Trump announced his intention to fill the U.S. Strategic Petroleum Reserve “to the top” on March 13 as global oil prices went into freefall during the coronavirus outbreak as governments issued stay-at-home orders that have obliterated fuel demand.
But drillers are now balking at the government’s offer to take their oil. Company officials and traders have cited the difficulty of transporting it from inland fields to delivery sites on the Gulf Coast, and worries that placing it in the reserve’s vast salt caverns could compromise its quality.
They also worry that the program is too small. Global oil demand generally averages about 100 million barrels per day, but the pandemic is estimated to have cut that by about a fifth. While major oil-producing nations led by Saudi Arabia have cut output and companies are closing wells, the oversupply is projected to linger for months or years leading to waves of bankruptcies in the U.S. energy industry.
“I don’t see (the SPR program) providing a significant benefit to the masses in Texas,” Ed Longanecker, president of the Texas Independent Producers and Royalty Owners Association.
The administration’s initial idea for the SPR was to purchase 77 million barrels of oil – the amount required to fill all available space in the reserve – directly from small U.S. producers most at risk from the market slump.
But after Democratic lawmakers blocked funding for the program, the administration shifted strategies by offering the initial 30 million barrels of space for lease instead.
The Department of Energy said it was now negotiating contracts with nine companies to store a total of just 23 of the 30 million barrels initially offered in the reserve.
DOE spokeswoman Shaylyn Hynes did not immediately respond to a request for comment.
“I know the plan to lease SPR storage went over like a lead balloon,” said one source at one of the largest oil trading shops in the world, asking not to be named.
The Independent Petroleum Association of America did not immediately provide a comment on the SPR program, but said it was hoping for more sweeping aid, including “royalty relief, lease extensions, and access to federal loan programs.”
The Trump administration has said it is looking at ways to ease a cash crunch in the ailing industry, including by possibly increasing loan limits under the recently passed CARES Act economic stimulus package.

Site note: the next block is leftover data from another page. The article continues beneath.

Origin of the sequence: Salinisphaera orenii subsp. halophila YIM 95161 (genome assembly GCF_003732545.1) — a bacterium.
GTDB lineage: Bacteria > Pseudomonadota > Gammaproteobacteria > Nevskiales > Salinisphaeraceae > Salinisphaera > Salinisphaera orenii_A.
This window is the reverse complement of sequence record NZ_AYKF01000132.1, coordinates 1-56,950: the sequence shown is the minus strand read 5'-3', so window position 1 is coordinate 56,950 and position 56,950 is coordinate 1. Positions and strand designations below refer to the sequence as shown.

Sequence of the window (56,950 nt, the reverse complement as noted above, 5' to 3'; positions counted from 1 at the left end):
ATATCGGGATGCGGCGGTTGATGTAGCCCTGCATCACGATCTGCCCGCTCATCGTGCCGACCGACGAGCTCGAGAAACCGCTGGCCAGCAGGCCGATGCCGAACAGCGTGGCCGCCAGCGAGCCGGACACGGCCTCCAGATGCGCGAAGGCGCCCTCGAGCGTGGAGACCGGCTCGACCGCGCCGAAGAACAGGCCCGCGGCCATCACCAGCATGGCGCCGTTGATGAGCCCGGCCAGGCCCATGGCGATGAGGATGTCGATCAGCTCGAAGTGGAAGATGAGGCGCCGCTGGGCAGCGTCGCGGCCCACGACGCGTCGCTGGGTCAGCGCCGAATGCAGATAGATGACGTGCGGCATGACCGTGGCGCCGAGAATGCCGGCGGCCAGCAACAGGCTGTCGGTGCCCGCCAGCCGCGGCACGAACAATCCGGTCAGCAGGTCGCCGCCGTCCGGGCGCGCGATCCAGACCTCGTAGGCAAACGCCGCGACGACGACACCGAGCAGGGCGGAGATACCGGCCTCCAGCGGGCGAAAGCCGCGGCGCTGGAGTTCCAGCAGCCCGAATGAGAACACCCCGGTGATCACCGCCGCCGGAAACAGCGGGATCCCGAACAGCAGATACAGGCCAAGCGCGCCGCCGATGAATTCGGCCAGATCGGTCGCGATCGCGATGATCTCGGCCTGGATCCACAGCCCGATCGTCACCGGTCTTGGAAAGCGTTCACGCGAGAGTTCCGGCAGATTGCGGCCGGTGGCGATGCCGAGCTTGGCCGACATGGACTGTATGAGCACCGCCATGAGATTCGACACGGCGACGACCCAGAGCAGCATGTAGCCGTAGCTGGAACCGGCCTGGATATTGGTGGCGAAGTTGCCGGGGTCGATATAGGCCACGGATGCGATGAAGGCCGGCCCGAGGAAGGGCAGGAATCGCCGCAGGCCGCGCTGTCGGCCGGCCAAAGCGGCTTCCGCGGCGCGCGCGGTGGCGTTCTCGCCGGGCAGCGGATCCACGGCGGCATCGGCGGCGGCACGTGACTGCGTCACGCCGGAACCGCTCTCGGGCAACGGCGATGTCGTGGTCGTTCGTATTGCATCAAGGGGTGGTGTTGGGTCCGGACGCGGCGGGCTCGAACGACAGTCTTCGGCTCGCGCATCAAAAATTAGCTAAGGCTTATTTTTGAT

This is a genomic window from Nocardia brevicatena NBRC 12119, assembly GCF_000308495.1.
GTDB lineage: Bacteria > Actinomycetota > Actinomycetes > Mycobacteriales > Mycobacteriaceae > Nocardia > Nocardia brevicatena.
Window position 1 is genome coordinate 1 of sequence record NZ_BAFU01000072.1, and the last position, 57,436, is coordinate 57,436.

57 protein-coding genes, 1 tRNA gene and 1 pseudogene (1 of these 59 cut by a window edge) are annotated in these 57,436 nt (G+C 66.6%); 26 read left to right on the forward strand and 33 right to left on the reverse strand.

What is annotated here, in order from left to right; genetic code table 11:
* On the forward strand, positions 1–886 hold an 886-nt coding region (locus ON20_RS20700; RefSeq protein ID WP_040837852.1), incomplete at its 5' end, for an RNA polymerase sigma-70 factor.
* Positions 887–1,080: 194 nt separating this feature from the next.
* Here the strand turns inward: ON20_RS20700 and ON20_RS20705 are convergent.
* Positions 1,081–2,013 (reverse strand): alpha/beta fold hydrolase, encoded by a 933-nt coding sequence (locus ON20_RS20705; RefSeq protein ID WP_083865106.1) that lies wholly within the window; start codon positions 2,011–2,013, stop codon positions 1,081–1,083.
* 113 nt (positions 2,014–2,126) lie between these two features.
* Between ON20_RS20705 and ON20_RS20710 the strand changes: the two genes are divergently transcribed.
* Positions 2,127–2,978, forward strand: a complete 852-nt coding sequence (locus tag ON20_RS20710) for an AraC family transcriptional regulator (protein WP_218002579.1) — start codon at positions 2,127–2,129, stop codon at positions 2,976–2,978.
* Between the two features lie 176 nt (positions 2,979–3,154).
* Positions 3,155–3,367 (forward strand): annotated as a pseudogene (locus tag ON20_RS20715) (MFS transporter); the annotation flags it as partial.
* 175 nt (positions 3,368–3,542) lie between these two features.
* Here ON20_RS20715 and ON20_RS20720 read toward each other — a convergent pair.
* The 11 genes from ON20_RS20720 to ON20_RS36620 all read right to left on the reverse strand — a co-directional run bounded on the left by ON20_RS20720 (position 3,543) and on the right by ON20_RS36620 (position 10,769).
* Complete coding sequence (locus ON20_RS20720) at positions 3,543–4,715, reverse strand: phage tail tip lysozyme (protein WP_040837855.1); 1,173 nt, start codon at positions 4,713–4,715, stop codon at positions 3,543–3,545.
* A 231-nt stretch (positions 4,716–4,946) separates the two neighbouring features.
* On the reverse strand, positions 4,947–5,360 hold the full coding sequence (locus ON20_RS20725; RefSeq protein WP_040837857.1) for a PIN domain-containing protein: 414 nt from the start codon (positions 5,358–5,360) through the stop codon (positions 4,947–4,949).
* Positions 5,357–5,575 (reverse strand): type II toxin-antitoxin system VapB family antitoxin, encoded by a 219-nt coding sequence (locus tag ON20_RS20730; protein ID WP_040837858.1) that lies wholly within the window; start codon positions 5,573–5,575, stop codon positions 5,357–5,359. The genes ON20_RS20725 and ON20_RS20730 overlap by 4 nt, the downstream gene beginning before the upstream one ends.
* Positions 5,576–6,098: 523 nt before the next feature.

The DOE’s SPR loan proposal asks companies to deliver sweet crude oil to its sites either in Bayou Choctaw, Louisiana, or Big Hill or Bryan Mound in Texas. It is taking sour crude at the West Hackberry site in Louisiana.
Many small producers find it challenging to access those salt caverns dotting the U.S. Gulf Coast.
While several pipelines connect inland shale fields to the Gulf Coast region, space on the lines is either locked up by large oil companies or not worth the expense now as oil prices have crashed, traders said.
Companies were instead mainly opting to cut production, according to traders and officials with drilling companies. U.S. output surged to a record near-13 million barrels per day in late 2019 but has dropped off sharply in recent weeks.
Companies are concerned about what storing their oil in the SPR would do to its quality, some traders said. Much of the oil stored in the SPR is blended together, meaning producers of high-quality oil could be degrading their product.
The traders also cited a looming possible health concern. Three firms that bought crude oil in 2017 from U.S. emergency stockpiles raised concerns about dangerous levels of a poisonous chemical called hydrogen sulfide in the cargoes.
The DOE said it would seek to compensate for any significant quality issues during storage by providing a so-called quality adjustment payment.
As oil prices hit negative territory this week for the first time ever, Trump again told reporters he intended to help the industry by filling the SPR. His administration is still urging Congress to come up with funds for outright purchases.
But for some drillers, the writing is on the wall.
“The price action will cause producers to cut (production) harder, period. Everything else is background noise,” one source at a publicly traded Permian producer said.